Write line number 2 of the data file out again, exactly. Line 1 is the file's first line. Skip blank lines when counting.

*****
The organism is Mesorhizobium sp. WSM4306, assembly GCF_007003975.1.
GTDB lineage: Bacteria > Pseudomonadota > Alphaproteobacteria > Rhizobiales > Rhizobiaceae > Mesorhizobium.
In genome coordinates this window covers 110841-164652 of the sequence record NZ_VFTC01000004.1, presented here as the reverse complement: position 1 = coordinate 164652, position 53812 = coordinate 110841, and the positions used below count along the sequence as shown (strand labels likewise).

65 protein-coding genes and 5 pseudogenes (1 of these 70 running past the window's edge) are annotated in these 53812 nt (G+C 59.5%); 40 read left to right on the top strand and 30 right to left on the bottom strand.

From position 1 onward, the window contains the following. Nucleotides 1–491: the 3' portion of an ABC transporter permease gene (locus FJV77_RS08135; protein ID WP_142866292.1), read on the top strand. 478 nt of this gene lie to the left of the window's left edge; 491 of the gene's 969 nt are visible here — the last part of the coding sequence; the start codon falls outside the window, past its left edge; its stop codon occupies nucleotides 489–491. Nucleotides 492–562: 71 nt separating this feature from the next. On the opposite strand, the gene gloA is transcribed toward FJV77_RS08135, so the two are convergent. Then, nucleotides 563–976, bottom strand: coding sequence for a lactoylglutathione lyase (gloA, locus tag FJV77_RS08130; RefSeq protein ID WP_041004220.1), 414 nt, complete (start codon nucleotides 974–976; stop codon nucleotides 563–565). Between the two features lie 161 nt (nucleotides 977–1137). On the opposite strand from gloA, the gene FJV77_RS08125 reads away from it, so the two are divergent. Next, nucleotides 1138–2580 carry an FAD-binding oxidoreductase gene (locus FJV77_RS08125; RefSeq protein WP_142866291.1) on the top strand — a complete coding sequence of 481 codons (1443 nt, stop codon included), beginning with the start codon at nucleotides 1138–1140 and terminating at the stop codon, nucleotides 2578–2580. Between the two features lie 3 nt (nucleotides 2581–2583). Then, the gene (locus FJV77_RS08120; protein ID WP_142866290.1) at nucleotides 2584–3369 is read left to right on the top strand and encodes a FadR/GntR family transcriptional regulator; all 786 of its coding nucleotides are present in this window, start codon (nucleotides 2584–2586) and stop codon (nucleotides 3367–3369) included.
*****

GTDB lineage: Bacteria > Pseudomonadota > Alphaproteobacteria > Rhizobiales > Rhizobiaceae > Mesorhizobium.